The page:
Wednesday, September 24, 2008

The Suspicions of Mr Whicher

The Suspicions of Mr Whicher or The Murder at Road Hill House by Kate Summerscale.

This book recently won the 2008 Samuel Johnston Non-fiction Prize, and having finished it this morning, I understand what the fuss is about.

The Suspicions of Mr Whicher is not just an insight to a horrific nineteenth century crime, but also a look into the intricacies of life at that time.

The Kent Family, of Road Hill House , Wiltshire, wakes one morning in 1860 to discover the vicious murder of three year-old Saville Kent. The house had been secured for the night, so the only reasonable conclusion is that the crime was perpetrated by a member of the household - whether family, or staff. It is a crime which grips the nation in hysteria and every one has their theory.

Enter Mr Jack Whicher, of Scotland Yard, one of a new breed of policing the public is still very suspicious of - the detective. Whicher comes to his own conclusion, which causes an uproar, and leaves him the target of hatred and derision. Whicher in a way commits the ultimate crime in classist Britain - a lower-class man examining and then accusing someone in a middle-class family.

This is where Summerscale's book is fascinating reading, and a great resource for a writer looking at that period in history. She uses what could be seen as mundane daily detail to show a graphic picture of what life was like in 1860's Britain for the middle classes, their staff and local community.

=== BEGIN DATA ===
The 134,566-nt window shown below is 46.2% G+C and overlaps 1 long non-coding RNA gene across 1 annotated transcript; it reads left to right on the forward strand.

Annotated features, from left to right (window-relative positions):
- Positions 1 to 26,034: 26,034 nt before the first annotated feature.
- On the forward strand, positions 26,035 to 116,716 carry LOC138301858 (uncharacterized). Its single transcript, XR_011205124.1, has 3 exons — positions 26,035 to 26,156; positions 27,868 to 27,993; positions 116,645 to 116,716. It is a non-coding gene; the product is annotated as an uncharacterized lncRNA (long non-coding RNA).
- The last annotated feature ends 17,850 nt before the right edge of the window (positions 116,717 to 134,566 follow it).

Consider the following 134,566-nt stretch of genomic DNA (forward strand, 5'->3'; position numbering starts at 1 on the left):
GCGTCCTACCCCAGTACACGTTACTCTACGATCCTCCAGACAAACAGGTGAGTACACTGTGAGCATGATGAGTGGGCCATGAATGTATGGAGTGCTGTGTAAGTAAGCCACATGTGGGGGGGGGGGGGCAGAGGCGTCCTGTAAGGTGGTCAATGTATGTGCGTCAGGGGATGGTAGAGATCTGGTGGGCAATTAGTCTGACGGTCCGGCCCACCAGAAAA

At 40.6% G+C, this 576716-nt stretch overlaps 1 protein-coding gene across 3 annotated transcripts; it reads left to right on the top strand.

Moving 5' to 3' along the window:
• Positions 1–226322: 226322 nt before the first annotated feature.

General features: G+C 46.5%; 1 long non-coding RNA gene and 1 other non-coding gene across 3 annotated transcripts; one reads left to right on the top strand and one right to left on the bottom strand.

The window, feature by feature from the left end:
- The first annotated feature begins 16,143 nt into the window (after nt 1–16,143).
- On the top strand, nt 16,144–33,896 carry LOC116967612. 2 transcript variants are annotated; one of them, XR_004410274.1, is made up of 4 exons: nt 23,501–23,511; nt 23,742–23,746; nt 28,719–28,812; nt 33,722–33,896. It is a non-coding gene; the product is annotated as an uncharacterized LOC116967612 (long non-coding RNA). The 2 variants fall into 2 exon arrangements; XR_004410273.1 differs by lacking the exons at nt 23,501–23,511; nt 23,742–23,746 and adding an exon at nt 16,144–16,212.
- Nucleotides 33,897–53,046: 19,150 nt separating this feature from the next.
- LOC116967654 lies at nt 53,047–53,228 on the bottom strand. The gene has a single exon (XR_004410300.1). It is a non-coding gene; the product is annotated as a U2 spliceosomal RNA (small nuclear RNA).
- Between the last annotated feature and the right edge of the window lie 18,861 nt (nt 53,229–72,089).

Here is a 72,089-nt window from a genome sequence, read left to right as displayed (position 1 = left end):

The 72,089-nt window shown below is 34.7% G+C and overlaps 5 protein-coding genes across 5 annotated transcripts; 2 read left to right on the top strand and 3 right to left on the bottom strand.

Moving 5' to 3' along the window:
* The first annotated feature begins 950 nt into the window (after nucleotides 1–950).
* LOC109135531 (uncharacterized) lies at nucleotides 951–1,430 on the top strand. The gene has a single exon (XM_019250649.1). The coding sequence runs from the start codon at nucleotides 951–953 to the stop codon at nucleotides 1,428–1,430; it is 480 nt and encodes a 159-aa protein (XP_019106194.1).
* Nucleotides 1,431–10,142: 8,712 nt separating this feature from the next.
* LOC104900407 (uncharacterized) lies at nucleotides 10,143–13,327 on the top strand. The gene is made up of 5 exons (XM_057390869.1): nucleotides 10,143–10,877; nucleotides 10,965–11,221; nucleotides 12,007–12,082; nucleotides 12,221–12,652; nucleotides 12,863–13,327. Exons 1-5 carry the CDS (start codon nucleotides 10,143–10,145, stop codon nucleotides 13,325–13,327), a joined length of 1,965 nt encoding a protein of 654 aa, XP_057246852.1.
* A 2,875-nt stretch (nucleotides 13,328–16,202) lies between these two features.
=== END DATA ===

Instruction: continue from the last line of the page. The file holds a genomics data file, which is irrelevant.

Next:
She is also very detailed in her recording of Jack Whicher's undertakings, his methods of detection and the stigma and social prejudice against him and the new phenomenon of detectives.

Another fascinating aspect that Summerscale brings into the book is the effect the case had on fiction writing at the time, and the inspirations drawn from Whicher and his ilk by writers of detective fiction and murder mysteries. She cites Wilkie Collins, Charles Dickens, Sir Arthur Conan Doyle and Henry James as examples.

The Suspicions of Mr Whicher rises far beyond a detailed look into the findings and reasoning behind a heinous crime. It gives a unique perspective into the social climate at the time and the effect the case, the detectives and the characters had on literature.

It's compelling reading.

Bookslut has an interesting interview with Kate Summerscale here.

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